New Zealand’s national forage genebank, the Margot Forde Germplasm Centre, also sent perennial ryegrass and other forage crops.

Seeds of valuable forest and forage trees from tropical, temperate and subartic climates are now stored in underground artic vaults.

African baobab and numerous types of acacias are part of the agroforestry tree seeds sent by the World Agroforestry Centre (ICRAF). Seeds of birch, pine and spruce will arrive from Skogfrøverket, the Forest Tree Seed Centre, which is responsible for conserving and managing forest tree seeds in Norway. Julius Kühn Institute from Germany is sending apple seeds.

Geir Pollestad, Norwegian Minister of Agriculture and Food inspect the new seed boxes before they enter into the Seed Vault. Photo: Svalbard Global Seed Vault/LMD

Geir Pollestad, Minister of Agriculture and Food for Norway, said:

The Svalbard Global Seed Vault is a long-term security measure for global food security. This deposit will be the largest number of new depositors that we have ever seen. After this deposit, 111 seed banks in 77 different countries will have a backup of their seeds in Svalbard. This is not a symbolic act, it is part of the countries’ security policy, says the Norwegian Minister of Agriculture and Food Geir Pollestad.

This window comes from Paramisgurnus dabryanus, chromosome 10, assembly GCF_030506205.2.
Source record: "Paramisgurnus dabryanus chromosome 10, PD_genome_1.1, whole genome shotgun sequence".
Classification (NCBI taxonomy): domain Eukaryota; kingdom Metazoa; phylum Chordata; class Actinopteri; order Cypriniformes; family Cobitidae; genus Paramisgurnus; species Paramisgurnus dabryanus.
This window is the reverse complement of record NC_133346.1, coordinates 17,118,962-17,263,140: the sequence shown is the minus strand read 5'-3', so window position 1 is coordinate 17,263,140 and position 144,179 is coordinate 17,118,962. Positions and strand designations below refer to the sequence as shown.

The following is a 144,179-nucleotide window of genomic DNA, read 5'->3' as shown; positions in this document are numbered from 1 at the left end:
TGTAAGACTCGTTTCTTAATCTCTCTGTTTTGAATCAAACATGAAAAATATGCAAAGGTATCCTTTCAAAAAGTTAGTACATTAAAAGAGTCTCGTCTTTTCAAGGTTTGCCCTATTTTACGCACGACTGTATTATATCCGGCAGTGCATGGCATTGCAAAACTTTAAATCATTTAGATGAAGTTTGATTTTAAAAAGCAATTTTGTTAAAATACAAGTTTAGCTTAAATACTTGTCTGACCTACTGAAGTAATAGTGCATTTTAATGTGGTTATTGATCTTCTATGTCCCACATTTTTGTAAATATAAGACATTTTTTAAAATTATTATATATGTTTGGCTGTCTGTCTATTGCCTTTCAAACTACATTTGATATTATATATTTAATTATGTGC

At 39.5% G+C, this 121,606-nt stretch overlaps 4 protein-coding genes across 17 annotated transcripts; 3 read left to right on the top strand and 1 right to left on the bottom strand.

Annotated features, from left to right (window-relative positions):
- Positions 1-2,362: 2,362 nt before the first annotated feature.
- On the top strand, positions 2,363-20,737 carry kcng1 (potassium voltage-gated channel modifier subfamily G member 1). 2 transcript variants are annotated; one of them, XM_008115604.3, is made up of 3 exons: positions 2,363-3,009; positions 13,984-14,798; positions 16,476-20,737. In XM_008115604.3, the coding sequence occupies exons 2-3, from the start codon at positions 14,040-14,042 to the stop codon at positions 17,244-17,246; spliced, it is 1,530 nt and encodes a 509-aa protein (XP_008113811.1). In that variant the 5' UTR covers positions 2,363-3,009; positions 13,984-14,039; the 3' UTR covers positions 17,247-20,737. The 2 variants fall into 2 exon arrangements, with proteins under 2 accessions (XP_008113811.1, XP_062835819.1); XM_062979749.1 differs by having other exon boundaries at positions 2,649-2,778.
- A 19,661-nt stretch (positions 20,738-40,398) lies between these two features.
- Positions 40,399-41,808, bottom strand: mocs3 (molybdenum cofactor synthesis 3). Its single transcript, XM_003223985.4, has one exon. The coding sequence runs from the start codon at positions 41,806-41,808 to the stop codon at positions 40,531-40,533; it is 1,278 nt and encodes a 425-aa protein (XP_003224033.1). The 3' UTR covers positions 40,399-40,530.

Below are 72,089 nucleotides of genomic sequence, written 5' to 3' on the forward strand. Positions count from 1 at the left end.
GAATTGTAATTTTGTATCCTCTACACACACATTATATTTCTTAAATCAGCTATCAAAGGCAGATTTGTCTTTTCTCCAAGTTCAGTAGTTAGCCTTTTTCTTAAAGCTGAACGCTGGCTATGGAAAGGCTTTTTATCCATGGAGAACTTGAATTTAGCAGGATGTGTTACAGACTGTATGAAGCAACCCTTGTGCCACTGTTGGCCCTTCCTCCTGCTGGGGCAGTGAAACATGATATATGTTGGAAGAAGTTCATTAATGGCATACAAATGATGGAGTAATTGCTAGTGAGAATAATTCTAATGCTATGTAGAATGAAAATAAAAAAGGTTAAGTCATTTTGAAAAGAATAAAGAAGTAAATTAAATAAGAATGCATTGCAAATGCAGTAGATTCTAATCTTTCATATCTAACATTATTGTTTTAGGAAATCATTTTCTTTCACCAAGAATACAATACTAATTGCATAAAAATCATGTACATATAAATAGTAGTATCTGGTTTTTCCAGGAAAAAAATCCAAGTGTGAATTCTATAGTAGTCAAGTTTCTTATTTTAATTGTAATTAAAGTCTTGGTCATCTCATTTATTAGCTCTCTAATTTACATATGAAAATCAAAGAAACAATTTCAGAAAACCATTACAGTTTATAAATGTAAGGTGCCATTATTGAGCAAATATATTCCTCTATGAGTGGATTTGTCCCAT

Lise Lykke Steffensen, Executive Director of NordGen, said:

“Svalbard Global Seed Vault offers an additional, vital level of security for the world’s agricultural biodiversity, a service that is important for our global food security, especially in troubled times. It is both gratifying and hopeful that so many new genebanks around the world will participate in this seed deposit.”

Stefan Schmitz, Executive Director of the Crop Trust, said:

“One cannot describe the relief and joy we all feel as the seed boxes from all over the world arrive at the Svalbard Global Seed Vault. There is so much work behind this brief moment. The Seed Vault represents a shared commitment to global peace, where nations unite to safeguard a common resource vital for sustaining life worldwide. Preserving genetic diversity in this Arctic fastness ensures the adaptability and resilience in our crops, guaranteeing food security for generations to come.”